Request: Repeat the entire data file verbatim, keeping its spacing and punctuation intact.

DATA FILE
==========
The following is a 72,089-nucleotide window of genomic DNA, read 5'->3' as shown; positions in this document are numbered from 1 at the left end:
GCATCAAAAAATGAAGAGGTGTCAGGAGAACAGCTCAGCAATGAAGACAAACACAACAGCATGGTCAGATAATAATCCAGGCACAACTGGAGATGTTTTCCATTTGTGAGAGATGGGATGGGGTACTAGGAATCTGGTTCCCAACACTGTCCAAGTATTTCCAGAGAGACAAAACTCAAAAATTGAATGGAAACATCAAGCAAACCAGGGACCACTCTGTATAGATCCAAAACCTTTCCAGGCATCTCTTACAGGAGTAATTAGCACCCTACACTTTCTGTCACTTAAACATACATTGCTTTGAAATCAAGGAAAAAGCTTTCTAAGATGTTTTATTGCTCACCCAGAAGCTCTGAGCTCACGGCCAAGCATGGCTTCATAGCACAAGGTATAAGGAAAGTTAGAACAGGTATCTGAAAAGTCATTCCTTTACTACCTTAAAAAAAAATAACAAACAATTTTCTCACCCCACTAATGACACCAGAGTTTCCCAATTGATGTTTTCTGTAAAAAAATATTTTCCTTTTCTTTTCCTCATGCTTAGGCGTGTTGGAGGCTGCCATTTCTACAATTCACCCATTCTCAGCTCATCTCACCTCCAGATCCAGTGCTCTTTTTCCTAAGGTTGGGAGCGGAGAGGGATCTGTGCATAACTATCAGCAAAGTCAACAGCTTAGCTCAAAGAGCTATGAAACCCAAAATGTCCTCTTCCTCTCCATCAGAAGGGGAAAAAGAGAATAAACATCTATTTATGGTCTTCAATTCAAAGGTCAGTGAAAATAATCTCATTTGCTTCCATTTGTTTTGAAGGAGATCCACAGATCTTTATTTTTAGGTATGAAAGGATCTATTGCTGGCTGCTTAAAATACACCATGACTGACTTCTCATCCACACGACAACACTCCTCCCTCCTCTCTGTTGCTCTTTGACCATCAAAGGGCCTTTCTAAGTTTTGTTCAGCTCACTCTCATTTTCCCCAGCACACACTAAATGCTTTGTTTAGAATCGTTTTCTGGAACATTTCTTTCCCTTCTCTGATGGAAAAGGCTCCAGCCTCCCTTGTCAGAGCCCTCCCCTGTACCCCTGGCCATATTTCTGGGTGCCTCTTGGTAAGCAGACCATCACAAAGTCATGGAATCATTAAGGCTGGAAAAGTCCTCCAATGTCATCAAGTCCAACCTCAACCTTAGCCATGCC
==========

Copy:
The following is a 72,089-nucleotide window of genomic DNA, read 5'->3' as shown; positions in this document are numbered from 1 at the left end:
GCATCAAAAAATGAAGAGGTGTCAGGAGAACAGCTCAGCAATGAAGACAAACACAACAGCATGGTCAGATAATAATCCAGGCACAACTGGAGATGTTTTCCATTTGTGAGAGATGGGATGGGGTACTAGGAATCTGGTTCCCAACACTGTCCAAGTATTTCCAGAGAGACAAAACTCAAAAATTGAATGGAAACATCAAGCAAACCAGGGACCACTCTGTATAGATCCAAAACCTTTCCAGGCATCTCTTACAGGAGTAATTAGCACCCTACACTTTCTGTCACTTAAACATACATTGCTTTGAAATCAAGGAAAAAGCTTTCTAAGATGTTTTATTGCTCACCCAGAAGCTCTGAGCTCACGGCCAAGCATGGCTTCATAGCACAAGGTATAAGGAAAGTTAGAACAGGTATCTGAAAAGTCATTCCTTTACTACCTTAAAAAAAAATAACAAACAATTTTCTCACCCCACTAATGACACCAGAGTTTCCCAATTGATGTTTTCTGTAAAAAAATATTTTCCTTTTCTTTTCCTCATGCTTAGGCGTGTTGGAGGCTGCCATTTCTACAATTCACCCATTCTCAGCTCATCTCACCTCCAGATCCAGTGCTCTTTTTCCTAAGGTTGGGAGCGGAGAGGGATCTGTGCATAACTATCAGCAAAGTCAACAGCTTAGCTCAAAGAGCTATGAAACCCAAAATGTCCTCTTCCTCTCCATCAGAAGGGGAAAAAGAGAATAAACATCTATTTATGGTCTTCAATTCAAAGGTCAGTGAAAATAATCTCATTTGCTTCCATTTGTTTTGAAGGAGATCCACAGATCTTTATTTTTAGGTATGAAAGGATCTATTGCTGGCTGCTTAAAATACACCATGACTGACTTCTCATCCACACGACAACACTCCTCCCTCCTCTCTGTTGCTCTTTGACCATCAAAGGGCCTTTCTAAGTTTTGTTCAGCTCACTCTCATTTTCCCCAGCACACACTAAATGCTTTGTTTAGAATCGTTTTCTGGAACATTTCTTTCCCTTCTCTGATGGAAAAGGCTCCAGCCTCCCTTGTCAGAGCCCTCCCCTGTACCCCTGGCCATATTTCTGGGTGCCTCTTGGTAAGCAGACCATCACAAAGTCATGGAATCATTAAGGCTGGAAAAGTCCTCCAATGTCATCAAGTCCAACCTCAACCTTAGCCATGCC